In response to Brexit, ECMWF also set up an additional site in Bonn, Germany, ensuring that its Copernicus activities remained within the EU. ECMWF has thus evolved into a three-site organisation, demonstrating its ability to adapt to changing needs while continuing to maintain top-tier meteorological facilities.

Two new ECMWF sites. Left: Data centre, Bologna, Italy (picture taken in September 2021). Right: Flag raising at ECMWF Bonn offices, Germany (picture taken on 13 September 2021)
Impact on society

Predictions and models

The data generated by ECMWF are not directly used by the general public. Instead, the typical end users are Member States' meteorological services such as the Royal Meteorological Institute of Belgium (RMI), which use the medium-range forecasts to complement their own higher spatial resolution but shorter-range forecasts. If you check the weather forecast published by the RMI, the 5 to 10-day predictions are based directly on ECMWF data.

ECMWF uses advanced computer models and analyses massive datasets to deliver crucial insights into weather patterns. In this way, the organisation contributes significantly to public safety and economic stability. Moreover, its research into long-term climate trends is invaluable for understanding and tackling climate change. This information is a big help not just for policymakers and scientists, but also for the general public, helping us all make better-informed decisions.

Education and capacity building

In its quest to enhance scientific knowledge and expertise, ECMWF organizes workshops, seminars, training sessions , and a range of events aimed at disseminating knowledge and fostering dialogue within the meteorological community. Massive Open Online Courses (MOOCs) and educational programmes are also being set up. These different initiatives are designed to cater to a diverse audience, from meteorology professionals and researchers to students and the general public, thereby broadening the impact of ECMWF's work.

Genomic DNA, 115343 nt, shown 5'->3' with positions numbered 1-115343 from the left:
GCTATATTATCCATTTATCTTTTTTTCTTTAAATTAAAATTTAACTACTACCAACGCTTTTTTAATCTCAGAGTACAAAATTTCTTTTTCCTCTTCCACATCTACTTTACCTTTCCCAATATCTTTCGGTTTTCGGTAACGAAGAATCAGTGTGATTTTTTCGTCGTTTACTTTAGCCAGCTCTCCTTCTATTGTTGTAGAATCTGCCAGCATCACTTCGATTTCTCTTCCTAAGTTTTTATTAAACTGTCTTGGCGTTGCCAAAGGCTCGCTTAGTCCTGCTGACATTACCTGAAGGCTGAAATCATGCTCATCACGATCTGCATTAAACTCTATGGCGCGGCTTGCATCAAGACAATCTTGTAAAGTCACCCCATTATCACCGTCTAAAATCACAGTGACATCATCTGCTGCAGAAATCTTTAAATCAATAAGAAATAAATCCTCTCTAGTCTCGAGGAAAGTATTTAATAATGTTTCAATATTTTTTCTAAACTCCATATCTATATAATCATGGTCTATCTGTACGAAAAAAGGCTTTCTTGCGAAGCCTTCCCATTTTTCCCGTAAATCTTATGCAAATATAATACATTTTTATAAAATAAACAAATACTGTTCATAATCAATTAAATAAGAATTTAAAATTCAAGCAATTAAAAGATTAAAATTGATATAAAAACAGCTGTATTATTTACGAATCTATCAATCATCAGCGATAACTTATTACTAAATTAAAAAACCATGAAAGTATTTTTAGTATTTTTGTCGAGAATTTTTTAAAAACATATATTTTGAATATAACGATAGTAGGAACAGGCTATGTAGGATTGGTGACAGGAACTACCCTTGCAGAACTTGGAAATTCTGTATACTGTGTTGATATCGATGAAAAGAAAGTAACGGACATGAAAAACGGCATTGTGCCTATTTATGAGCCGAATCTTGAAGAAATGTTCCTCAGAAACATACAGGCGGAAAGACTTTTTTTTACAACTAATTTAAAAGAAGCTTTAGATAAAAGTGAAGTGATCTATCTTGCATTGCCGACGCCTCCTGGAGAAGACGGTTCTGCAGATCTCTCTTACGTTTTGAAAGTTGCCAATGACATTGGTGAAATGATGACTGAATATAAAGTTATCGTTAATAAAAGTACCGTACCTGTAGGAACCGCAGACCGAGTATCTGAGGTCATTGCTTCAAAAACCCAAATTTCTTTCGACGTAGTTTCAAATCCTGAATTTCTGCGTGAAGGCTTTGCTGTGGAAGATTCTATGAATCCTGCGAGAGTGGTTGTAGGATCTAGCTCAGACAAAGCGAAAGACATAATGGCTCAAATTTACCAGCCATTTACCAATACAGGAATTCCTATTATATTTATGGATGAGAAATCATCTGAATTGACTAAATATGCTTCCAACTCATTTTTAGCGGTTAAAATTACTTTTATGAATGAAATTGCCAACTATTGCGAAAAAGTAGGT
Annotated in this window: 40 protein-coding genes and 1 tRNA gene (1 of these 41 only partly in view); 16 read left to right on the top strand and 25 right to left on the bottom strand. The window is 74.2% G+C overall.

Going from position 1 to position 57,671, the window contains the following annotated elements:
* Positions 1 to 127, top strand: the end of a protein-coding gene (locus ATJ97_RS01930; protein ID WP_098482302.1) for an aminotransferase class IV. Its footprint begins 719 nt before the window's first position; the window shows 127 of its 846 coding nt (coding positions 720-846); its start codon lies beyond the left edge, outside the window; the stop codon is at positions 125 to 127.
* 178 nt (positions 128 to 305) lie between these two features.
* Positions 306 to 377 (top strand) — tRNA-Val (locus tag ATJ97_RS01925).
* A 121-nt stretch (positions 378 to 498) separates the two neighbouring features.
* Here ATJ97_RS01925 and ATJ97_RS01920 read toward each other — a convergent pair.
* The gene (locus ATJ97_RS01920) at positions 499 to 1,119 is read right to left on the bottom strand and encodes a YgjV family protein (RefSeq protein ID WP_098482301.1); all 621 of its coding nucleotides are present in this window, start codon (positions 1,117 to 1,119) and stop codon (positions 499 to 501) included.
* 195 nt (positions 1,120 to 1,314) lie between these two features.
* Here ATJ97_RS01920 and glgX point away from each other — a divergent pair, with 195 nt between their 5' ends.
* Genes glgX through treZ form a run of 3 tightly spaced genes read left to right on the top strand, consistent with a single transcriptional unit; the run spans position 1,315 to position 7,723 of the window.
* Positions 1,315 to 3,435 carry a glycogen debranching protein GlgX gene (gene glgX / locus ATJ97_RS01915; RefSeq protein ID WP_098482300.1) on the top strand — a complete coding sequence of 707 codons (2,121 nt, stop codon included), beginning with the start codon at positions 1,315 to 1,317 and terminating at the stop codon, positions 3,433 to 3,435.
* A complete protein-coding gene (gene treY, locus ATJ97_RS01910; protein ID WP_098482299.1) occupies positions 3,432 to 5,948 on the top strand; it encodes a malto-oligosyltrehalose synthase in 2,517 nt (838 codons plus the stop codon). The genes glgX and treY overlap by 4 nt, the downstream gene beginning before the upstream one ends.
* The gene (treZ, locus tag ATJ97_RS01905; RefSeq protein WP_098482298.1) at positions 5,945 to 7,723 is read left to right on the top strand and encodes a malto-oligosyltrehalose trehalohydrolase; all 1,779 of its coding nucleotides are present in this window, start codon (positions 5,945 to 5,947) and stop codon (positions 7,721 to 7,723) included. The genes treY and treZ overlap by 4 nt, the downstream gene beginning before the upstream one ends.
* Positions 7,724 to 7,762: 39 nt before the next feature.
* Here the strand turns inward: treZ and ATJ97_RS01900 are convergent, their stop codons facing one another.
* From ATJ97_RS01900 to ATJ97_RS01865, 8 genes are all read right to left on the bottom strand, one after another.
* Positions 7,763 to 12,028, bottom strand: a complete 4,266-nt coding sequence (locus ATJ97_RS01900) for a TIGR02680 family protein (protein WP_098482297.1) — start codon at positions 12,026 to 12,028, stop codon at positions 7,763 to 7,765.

For more information about ECMWF’s educational materials and activities, click here:

ECMWF's in-house lecture theatre
A distinct Belgian touch

The most tangible return Belgium gets for its participation in ECMWF is the colossal amounts of data the RMI can access to complement its own weather predictions, but that is not all. Thanks to Belgium’s financial contribution, our scientists and researchers also get to collaborate with some of the world’s leading experts in meteorology and climatology.

On top of that, Belgium gets a place at the table in the ECMWF Council (represented by the RMI and the Belgian Science Policy), allowing our country to contribute to defining the Centre's policy, research priorities and strategic direction. ECMWF also plays a role in the Belgian research programme for Earth Observation, STEREO. ECMWF staff members sat on the steering committee of two STEREO projects that used Earth observation data to better understand the water cycle on Earth:

RMI Director Daniel Gellens at the official opening of the data centre in Bologna, in his role as ECMWF's Council President
In conclusion

Since its inception in 1975, ECMWF has emerged as a pivotal player in meteorology and climate research. Beyond providing operational forecasts, ECMWF serves as a hub for learning and research in various fields, including meteorology, fluid dynamics, and artificial intelligence. These medium-range forecasts are crucial, offering decision-makers additional time to better prepare and respond to extreme weather events, which are predicted to increase in frequency and intensity.

Belgium's involvement in ECMWF grants our country access to sophisticated weather data and a significant role in shaping global meteorological policies. This collaboration between the Centre, member states and international organizations enhances our collective understanding of Earth's weather and climate. Such insights are instrumental in guiding us toward a future that is both more informed and resilient against the challenges posed by our changing environment.

Written by Pieter Rottiers, Belgian EUMETSAT/ECMWF/GEO delegate, BELSPO

More information

European Centre for Medium-Range Weather Forecasts (ECMWF)